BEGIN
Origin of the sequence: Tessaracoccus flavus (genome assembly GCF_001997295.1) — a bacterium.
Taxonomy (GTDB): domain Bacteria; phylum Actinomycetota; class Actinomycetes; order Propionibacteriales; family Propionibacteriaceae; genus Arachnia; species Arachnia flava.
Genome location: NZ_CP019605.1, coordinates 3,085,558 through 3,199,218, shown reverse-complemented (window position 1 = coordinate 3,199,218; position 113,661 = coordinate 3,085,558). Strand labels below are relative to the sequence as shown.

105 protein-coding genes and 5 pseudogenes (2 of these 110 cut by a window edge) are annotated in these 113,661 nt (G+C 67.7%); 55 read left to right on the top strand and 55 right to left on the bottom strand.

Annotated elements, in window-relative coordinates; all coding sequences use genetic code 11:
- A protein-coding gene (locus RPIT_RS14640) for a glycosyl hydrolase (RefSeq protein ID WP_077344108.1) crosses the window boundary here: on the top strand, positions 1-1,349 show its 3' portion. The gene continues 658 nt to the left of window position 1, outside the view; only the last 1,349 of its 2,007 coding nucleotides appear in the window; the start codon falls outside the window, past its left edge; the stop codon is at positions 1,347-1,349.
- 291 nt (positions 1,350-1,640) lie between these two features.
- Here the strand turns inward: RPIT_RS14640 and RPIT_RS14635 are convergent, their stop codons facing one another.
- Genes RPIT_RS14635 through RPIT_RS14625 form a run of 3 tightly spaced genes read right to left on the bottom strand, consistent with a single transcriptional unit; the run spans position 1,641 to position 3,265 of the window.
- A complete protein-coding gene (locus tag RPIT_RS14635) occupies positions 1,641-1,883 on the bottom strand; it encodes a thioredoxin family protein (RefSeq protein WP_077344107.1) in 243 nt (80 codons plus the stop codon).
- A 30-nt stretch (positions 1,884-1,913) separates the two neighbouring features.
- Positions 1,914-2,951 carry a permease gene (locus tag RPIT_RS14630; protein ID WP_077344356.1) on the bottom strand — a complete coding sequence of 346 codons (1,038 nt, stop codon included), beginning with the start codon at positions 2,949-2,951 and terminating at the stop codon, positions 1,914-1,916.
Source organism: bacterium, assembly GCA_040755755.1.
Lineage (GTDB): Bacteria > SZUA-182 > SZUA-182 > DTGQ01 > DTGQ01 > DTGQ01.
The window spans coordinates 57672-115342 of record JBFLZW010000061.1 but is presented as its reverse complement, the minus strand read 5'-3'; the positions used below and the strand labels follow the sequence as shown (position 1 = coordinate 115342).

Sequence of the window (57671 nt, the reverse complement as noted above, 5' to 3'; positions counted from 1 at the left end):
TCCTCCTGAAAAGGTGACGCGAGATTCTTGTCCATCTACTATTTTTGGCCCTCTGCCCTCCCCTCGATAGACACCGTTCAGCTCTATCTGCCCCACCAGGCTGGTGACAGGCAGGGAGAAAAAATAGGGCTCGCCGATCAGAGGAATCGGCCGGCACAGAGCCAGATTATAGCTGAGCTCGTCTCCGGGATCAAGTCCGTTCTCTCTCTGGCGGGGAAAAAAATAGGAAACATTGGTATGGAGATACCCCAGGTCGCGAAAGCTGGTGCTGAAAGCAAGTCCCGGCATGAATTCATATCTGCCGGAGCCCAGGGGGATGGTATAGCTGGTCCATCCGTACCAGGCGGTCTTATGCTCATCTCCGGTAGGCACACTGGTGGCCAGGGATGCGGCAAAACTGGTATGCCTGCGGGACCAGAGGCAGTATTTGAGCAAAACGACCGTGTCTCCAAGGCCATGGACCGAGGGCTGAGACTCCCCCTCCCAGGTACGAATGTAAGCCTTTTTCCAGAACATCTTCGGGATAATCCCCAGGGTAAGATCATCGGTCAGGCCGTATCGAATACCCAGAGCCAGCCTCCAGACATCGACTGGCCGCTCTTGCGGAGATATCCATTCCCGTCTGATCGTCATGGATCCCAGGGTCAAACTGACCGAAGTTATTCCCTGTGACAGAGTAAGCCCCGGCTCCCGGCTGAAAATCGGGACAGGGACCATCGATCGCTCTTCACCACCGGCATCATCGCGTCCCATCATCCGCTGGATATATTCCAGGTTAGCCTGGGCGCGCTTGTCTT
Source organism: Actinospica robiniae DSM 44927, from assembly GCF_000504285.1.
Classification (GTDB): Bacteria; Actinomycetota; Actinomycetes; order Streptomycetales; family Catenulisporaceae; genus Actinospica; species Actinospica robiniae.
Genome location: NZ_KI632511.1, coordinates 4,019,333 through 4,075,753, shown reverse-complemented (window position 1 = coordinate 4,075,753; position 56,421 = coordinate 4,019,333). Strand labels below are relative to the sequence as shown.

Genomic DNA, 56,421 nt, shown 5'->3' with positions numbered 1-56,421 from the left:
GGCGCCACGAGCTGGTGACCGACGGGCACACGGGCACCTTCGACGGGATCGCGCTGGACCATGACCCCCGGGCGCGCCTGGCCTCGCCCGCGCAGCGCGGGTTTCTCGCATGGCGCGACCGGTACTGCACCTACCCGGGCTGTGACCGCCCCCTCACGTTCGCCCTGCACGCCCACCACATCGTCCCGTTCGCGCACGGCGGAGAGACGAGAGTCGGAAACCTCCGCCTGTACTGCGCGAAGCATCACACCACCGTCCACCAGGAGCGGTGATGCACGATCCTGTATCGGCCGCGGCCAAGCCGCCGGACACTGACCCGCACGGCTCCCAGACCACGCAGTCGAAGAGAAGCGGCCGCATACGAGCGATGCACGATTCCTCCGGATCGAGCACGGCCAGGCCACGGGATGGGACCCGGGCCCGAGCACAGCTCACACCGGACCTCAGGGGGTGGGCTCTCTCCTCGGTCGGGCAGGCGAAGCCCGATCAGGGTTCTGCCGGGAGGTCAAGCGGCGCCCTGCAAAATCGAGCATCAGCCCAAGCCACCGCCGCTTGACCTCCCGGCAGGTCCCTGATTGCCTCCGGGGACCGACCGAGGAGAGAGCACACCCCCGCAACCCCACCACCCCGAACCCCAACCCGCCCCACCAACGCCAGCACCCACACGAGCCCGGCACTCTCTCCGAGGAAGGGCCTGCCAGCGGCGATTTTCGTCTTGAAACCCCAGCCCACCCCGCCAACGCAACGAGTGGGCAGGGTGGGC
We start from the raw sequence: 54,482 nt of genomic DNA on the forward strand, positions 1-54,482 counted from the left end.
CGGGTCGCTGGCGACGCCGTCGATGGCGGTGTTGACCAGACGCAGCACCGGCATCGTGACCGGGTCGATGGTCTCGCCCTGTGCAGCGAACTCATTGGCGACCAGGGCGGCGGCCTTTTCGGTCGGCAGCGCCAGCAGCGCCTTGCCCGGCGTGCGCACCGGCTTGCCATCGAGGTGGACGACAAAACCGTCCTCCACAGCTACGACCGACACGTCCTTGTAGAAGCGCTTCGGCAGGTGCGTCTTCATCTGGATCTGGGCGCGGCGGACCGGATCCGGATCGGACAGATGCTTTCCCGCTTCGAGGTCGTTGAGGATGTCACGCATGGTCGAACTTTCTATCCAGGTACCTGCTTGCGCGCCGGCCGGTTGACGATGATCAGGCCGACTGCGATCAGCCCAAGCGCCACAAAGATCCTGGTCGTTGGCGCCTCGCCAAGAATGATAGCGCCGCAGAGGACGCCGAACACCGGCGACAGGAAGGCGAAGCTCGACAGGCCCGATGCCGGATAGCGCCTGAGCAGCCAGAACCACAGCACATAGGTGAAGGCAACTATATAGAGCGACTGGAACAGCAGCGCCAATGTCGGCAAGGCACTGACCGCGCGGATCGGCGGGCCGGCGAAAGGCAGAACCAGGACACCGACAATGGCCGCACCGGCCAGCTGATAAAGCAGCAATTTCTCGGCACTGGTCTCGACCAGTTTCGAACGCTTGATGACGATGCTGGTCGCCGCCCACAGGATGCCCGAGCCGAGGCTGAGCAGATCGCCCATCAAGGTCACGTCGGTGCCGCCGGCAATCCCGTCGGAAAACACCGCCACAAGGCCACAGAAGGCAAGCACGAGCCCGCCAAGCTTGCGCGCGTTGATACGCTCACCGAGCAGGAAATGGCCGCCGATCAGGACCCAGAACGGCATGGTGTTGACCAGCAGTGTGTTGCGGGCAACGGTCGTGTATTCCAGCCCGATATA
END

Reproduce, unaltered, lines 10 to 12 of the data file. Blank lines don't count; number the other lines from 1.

- A complete protein-coding gene (locus tag RPIT_RS14635) occupies positions 1,641-1,883 on the bottom strand; it encodes a thioredoxin family protein (RefSeq protein WP_077344107.1) in 243 nt (80 codons plus the stop codon).
- A 30-nt stretch (positions 1,884-1,913) separates the two neighbouring features.
- Positions 1,914-2,951 carry a permease gene (locus tag RPIT_RS14630; protein ID WP_077344356.1) on the bottom strand — a complete coding sequence of 346 codons (1,038 nt, stop codon included), beginning with the start codon at positions 2,949-2,951 and terminating at the stop codon, positions 1,914-1,916.